Loss of liver dullness may be due to the interposition of intestinal gas, the presence of free gas in the abdominal cavity, or massive liver necrosis.
Palpation: Palpation of the abdomen with tension ascites presents difficulties. Splenomegaly associated with ascites may be a physical examination finding that suggests cirrhosis. When there is portal hypertension, the presence of a soft liver should suggest portal obstruction; if the liver is firm, in cirrhosis; and if it is hard and not * dular, in a primary or metastatic tumor with ascites. Palpation of a pulsatile liver associated with ascites leads one to think of tricuspid regurgitation. The presence of a hard periumbilical ganglion suggests metastasis of a gastrointestinal or pelvic tumor, while a hard left supraclavicular lymphadenopathy raises the suspicion of a metastasis of a gastrointestinal or pancreatic tumor.
Rectal and pelvic examination can demonstrate the presence of masses produced by neoplasms or infections at that level
Complementary examinations are essential to confirm or extend the information obtained in the interrogation or in the physical examination.
Paracentesis or ultrasonography can be useful to demonstrate the presence of ascites. The paracentesis, or abdominal puncture for the extraction of ascitic fluid, is used to determine whether it was from an exudate (protein content greater than 2.5 g / 100 ml) or a transudate (protein content less than 2.5 g / 100 me). The number of leukocytes and their type are determined in the ascitic fluid: less than 250 (transudate: cirrhosis, nephrotic syndrome); less than 1000 with predominance of mesothelial cells (heart failure); greater than 1000, of variable type, in neoplasms; greater than 1000 with predominance of lymphocytes, in tuberculous peritonitis; greater than 1000 with polymorphonuclear predominance, in bacterial peritonitis. Glucose decreases in bacterial and neoplastic ascites.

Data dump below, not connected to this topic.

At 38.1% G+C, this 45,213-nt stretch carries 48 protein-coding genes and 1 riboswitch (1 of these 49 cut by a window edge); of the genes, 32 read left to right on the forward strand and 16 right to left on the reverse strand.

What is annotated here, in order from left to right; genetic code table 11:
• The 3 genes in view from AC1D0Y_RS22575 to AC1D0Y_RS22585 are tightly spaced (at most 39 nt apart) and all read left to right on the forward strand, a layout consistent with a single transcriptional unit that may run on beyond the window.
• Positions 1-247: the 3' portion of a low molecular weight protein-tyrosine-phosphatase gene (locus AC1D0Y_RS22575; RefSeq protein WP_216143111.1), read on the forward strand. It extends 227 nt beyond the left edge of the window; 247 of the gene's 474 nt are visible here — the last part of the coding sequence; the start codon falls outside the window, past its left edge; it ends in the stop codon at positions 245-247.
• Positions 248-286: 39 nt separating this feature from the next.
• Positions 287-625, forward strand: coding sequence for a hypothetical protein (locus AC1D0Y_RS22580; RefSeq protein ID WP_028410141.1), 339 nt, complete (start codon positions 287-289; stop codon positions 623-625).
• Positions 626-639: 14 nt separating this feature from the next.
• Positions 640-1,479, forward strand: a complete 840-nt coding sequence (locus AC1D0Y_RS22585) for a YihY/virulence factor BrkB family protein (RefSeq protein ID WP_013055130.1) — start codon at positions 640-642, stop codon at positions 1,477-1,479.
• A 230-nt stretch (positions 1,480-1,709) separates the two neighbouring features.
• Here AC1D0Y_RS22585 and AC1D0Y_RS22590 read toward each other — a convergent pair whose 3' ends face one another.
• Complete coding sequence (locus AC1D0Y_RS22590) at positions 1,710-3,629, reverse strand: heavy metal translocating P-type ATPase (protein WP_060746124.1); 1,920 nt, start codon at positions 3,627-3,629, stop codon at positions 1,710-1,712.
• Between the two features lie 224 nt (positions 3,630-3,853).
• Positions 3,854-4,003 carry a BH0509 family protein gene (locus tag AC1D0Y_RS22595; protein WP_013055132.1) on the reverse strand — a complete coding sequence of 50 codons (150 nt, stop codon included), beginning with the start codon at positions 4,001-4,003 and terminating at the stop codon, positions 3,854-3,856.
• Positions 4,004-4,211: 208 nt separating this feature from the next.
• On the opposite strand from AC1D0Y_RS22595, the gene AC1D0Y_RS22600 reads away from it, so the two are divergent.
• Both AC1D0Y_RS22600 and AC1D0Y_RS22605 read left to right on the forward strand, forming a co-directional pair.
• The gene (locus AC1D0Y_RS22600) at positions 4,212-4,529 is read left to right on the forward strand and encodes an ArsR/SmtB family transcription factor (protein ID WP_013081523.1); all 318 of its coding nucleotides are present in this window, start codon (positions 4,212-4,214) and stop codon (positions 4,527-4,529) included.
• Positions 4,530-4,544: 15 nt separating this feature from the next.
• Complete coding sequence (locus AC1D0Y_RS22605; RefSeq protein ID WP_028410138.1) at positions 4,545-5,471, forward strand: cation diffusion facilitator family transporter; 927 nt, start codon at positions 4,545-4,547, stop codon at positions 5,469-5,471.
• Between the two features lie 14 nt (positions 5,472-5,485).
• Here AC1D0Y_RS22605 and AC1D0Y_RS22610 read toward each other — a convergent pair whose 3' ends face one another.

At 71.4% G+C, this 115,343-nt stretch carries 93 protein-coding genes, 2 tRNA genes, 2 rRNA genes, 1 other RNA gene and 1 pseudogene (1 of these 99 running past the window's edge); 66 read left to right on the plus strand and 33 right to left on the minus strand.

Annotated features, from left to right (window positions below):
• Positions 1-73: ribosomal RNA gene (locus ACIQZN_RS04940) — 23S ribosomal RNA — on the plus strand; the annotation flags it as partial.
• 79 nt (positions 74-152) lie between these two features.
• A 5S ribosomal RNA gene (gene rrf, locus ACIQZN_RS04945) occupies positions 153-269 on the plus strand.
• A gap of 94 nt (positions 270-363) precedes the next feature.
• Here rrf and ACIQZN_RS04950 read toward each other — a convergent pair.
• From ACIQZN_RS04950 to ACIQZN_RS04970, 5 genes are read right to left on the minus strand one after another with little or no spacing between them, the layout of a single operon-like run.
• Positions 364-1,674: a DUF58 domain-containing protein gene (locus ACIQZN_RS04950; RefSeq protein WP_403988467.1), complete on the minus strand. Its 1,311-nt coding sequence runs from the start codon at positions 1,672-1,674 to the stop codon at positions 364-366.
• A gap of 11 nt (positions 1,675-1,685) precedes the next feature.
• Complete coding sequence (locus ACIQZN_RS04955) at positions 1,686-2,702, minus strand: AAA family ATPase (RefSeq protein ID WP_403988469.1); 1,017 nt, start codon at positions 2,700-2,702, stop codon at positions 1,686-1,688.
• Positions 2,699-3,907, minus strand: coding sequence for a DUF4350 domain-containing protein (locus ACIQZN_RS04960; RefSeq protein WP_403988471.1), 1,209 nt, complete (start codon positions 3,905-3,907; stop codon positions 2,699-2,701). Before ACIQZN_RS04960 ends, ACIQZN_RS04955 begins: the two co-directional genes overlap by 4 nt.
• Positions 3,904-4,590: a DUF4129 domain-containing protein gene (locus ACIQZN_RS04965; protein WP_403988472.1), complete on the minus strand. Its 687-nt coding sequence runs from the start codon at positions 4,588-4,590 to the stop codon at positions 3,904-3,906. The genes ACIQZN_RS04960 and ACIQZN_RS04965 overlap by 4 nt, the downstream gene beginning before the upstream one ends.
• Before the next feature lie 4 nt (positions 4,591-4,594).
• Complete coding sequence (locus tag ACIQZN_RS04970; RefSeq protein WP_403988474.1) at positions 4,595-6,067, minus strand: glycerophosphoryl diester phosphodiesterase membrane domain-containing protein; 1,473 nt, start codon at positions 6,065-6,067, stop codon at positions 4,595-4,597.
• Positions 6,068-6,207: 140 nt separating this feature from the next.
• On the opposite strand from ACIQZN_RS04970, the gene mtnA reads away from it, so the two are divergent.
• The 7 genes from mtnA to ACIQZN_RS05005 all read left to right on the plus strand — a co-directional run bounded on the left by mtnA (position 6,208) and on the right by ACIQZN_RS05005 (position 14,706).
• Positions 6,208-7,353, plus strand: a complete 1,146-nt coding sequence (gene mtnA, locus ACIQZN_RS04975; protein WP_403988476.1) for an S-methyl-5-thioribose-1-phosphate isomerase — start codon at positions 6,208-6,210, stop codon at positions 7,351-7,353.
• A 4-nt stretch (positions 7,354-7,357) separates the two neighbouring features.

Cytological study can demonstrate neoplastic cells in intra-abdominal tumor processes. Gram stains, Ziehl-Nielsen stains, and cultures are important in peritoneal infections.
Functional liver tests are used to detect liver cirrhosis. The CBC may reveal anemia in malignant processes, and if it is macrocytic, it may suggest liver disease or malabsorption. Amylase will be increased, in pancreatitis.
Ultrasonography and computerized axial tomography are useful to determine the presence of masses or to assess the size of the liver and / or spleen.
Plain abdominal radiography can show bloating of the colon and also give information about the size of the liver and spleen. An elevated and irregular right diaphragm may suggest a liver tumor or abscess at that level. Occasionally, balitable studies of the gastrointestinal tract are needed to locate the primary tumor, esophageal and / or gastric varices, malabsorption pattern, intestinal occlusion, which orient towards the disorder that produces abdominal distension.
Laparoscopy and liver biopsy are used for the histological demonstration of liver cirrhosis, hepatomas, and intra-abdominal neoplasms.